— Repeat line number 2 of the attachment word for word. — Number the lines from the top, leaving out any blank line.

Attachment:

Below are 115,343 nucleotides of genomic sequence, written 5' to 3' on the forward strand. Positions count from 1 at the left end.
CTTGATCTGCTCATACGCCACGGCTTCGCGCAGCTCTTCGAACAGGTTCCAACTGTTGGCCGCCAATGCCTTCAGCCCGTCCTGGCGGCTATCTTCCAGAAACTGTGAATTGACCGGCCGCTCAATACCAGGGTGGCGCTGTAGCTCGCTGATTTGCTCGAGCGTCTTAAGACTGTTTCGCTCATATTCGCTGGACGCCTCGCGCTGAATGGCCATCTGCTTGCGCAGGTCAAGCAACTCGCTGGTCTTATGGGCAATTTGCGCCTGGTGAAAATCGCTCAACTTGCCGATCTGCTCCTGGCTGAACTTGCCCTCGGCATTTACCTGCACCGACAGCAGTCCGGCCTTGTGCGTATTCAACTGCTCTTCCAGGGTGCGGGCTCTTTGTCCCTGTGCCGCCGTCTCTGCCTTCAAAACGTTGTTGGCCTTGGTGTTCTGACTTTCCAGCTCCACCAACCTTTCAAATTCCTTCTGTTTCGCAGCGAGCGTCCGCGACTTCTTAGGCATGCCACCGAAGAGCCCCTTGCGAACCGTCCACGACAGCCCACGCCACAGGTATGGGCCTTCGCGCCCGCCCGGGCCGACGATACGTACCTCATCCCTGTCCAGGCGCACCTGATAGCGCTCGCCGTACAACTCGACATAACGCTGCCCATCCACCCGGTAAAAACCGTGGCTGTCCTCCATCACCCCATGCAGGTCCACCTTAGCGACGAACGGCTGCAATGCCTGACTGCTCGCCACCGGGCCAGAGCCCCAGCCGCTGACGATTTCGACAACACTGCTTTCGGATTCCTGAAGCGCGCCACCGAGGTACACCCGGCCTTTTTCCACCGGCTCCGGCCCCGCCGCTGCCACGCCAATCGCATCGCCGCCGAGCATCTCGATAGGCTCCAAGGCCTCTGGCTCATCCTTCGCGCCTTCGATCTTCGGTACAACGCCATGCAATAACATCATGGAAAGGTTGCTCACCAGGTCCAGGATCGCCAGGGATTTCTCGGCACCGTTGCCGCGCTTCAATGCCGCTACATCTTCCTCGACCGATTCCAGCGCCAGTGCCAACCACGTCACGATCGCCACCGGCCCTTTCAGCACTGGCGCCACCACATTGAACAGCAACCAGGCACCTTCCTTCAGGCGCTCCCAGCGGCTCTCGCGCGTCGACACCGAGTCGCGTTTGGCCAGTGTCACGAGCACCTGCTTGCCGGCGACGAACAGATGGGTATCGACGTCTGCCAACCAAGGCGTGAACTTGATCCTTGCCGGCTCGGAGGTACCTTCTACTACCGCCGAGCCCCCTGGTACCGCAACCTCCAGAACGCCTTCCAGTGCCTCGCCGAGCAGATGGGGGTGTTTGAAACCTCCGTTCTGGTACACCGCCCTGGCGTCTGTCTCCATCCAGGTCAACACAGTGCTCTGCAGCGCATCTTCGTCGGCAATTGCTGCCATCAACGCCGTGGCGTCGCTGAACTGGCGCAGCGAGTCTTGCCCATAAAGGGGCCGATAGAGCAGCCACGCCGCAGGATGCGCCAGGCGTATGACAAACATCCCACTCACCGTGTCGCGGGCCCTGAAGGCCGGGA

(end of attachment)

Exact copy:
CTTGATCTGCTCATACGCCACGGCTTCGCGCAGCTCTTCGAACAGGTTCCAACTGTTGGCCGCCAATGCCTTCAGCCCGTCCTGGCGGCTATCTTCCAGAAACTGTGAATTGACCGGCCGCTCAATACCAGGGTGGCGCTGTAGCTCGCTGATTTGCTCGAGCGTCTTAAGACTGTTTCGCTCATATTCGCTGGACGCCTCGCGCTGAATGGCCATCTGCTTGCGCAGGTCAAGCAACTCGCTGGTCTTATGGGCAATTTGCGCCTGGTGAAAATCGCTCAACTTGCCGATCTGCTCCTGGCTGAACTTGCCCTCGGCATTTACCTGCACCGACAGCAGTCCGGCCTTGTGCGTATTCAACTGCTCTTCCAGGGTGCGGGCTCTTTGTCCCTGTGCCGCCGTCTCTGCCTTCAAAACGTTGTTGGCCTTGGTGTTCTGACTTTCCAGCTCCACCAACCTTTCAAATTCCTTCTGTTTCGCAGCGAGCGTCCGCGACTTCTTAGGCATGCCACCGAAGAGCCCCTTGCGAACCGTCCACGACAGCCCACGCCACAGGTATGGGCCTTCGCGCCCGCCCGGGCCGACGATACGTACCTCATCCCTGTCCAGGCGCACCTGATAGCGCTCGCCGTACAACTCGACATAACGCTGCCCATCCACCCGGTAAAAACCGTGGCTGTCCTCCATCACCCCATGCAGGTCCACCTTAGCGACGAACGGCTGCAATGCCTGACTGCTCGCCACCGGGCCAGAGCCCCAGCCGCTGACGATTTCGACAACACTGCTTTCGGATTCCTGAAGCGCGCCACCGAGGTACACCCGGCCTTTTTCCACCGGCTCCGGCCCCGCCGCTGCCACGCCAATCGCATCGCCGCCGAGCATCTCGATAGGCTCCAAGGCCTCTGGCTCATCCTTCGCGCCTTCGATCTTCGGTACAACGCCATGCAATAACATCATGGAAAGGTTGCTCACCAGGTCCAGGATCGCCAGGGATTTCTCGGCACCGTTGCCGCGCTTCAATGCCGCTACATCTTCCTCGACCGATTCCAGCGCCAGTGCCAACCACGTCACGATCGCCACCGGCCCTTTCAGCACTGGCGCCACCACATTGAACAGCAACCAGGCACCTTCCTTCAGGCGCTCCCAGCGGCTCTCGCGCGTCGACACCGAGTCGCGTTTGGCCAGTGTCACGAGCACCTGCTTGCCGGCGACGAACAGATGGGTATCGACGTCTGCCAACCAAGGCGTGAACTTGATCCTTGCCGGCTCGGAGGTACCTTCTACTACCGCCGAGCCCCCTGGTACCGCAACCTCCAGAACGCCTTCCAGTGCCTCGCCGAGCAGATGGGGGTGTTTGAAACCTCCGTTCTGGTACACCGCCCTGGCGTCTGTCTCCATCCAGGTCAACACAGTGCTCTGCAGCGCATCTTCGTCGGCAATTGCTGCCATCAACGCCGTGGCGTCGCTGAACTGGCGCAGCGAGTCTTGCCCATAAAGGGGCCGATAGAGCAGCCACGCCGCAGGATGCGCCAGGCGTATGACAAACATCCCACTCACCGTGTCGCGGGCCCTGAAGGCCGGGA